Differential Equations and Department Stores

Howard Aiken on the uses of computers, 1955:

If it should turn out that the basic logics of a machine designed for the numerical solution of differential equations coincide with the basic logics of a machine intended to make bills for a department store, I would regard this as the most amazing coincidence I have ever encountered.

Update: Some people have read the quote above and thought Aiken was ignorant of the work of Turing et al. I assumed he was speaking in terms of what was practical rather than what was possible, which is apparently correct.

Thanks to Anatoly Vorobey in the comments below, I found a paper that goes into more background. From that paper:

Aiken’s theme in the lecture … was that a machine designed primarily for scientific use was far from ideal for business computing. … For example, scientific computing (Aiken pointed out) involves relatively small amounts of data and complex processing, whereas business computing involves large amounts of data and relatively shallow processing.

4 thoughts on “Differential Equations and Department Stores

  1. Could you provide more context? I only find secondary sources, eg, “Howard Aiken, quoted in Davis 1988a p152”, where Davis quotes Ceruzzi p43 – and I can’t easily get a copy of Ceruzzi.

    I ask because most places which reference the quote say something like “haha, it’s silly Aiken didn’t know about universal computing machines” (paraphrasing https://www.turing.org.uk/scrapbook/computer.html ). Or at https://ulud.pw/1622354943.pdf “Aiken was terribly mistaken …. cautious and unimaginative”.

    But I don’t see how that interpretation makes sense. In 1956, LEO – the first business computer – had already been in use for years, applied to tasks not much different than those needed for a department store. See https://en.wikipedia.org/wiki/LEO_(computer)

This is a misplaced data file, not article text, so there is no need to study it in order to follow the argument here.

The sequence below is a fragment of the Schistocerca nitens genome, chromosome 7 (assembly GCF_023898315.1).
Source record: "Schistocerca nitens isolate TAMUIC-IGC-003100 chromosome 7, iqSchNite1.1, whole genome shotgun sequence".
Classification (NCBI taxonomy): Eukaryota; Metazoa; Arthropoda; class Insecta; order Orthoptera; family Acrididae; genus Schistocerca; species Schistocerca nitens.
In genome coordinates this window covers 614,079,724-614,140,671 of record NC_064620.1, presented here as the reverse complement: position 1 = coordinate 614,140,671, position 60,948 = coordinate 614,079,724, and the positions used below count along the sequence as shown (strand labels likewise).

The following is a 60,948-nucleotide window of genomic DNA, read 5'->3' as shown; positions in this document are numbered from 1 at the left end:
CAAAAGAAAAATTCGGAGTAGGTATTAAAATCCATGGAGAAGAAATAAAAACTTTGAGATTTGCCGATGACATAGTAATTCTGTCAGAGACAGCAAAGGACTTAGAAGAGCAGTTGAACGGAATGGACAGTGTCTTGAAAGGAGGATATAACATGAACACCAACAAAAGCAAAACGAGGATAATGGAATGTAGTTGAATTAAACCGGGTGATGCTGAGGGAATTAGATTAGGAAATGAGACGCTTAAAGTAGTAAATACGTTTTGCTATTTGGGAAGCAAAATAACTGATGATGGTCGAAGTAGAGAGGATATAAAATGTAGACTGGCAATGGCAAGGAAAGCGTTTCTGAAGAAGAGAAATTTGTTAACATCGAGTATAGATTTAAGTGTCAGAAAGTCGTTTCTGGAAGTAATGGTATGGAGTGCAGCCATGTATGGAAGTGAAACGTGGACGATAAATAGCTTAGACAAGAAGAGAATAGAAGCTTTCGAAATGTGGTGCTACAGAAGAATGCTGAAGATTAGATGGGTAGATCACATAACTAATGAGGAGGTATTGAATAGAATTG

I don’t think we can assume that Aiken didn’t know that business computers already existed. Instead, perhaps it’s more an engineering commentary about the traditional separation between a “business computer” (like the IBM 702) and a “scientific computer” (like the IBM 701), both released before 1956?

    For example, pre-decimalization British business computers could have special hardware for computing pounds, shillings and pence, which wouldn’t found in a machine made to find numerical solutions of differential equations. The latter could emulate the former, but the “basic logics” wouldn’t “coincide”.

  2. For years after the quote, certain computers were being offered and delivered with optional instruction-set extensions for “scientific” or “business” computing. Aiken was thinking at the level of abstraction at which, for example, COBOL and FORTRAN are miserable solutions for each other’s problems. One level down from that is instruction sets, which had not yet converged; and another level down is gates, which may be the first things that spring to our luxurious minds today when we read a quote form someone so long ago that the phrase “basic logic” had an evocative meaning.

  3. @Frank: this article has the complete story behind the quotation. Sci-hub has it.

    IEEE Annals of the History of Computing
    B. Jack Copeland
    “Unfair to Aiken”
    October-December 2004, pp. 35-37, vol. 26
    DOI: 10.1109/MAHC.2004.36

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